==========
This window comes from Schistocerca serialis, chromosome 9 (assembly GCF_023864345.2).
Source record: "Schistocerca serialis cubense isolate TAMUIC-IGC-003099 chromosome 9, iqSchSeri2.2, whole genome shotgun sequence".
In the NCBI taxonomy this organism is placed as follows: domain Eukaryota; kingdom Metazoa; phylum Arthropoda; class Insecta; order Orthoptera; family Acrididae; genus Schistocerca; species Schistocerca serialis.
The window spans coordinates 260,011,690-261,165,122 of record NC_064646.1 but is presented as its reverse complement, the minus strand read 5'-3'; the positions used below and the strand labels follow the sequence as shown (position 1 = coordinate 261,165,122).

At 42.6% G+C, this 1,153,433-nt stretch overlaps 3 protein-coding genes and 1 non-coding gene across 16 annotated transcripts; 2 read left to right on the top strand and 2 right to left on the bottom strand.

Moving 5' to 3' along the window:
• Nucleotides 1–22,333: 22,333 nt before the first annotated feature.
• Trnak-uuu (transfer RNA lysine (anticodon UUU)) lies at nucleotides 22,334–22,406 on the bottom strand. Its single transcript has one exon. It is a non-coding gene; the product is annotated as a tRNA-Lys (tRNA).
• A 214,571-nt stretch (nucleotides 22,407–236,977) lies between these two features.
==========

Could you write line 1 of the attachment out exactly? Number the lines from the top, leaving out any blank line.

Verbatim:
This window comes from Schistocerca serialis, chromosome 9 (assembly GCF_023864345.2).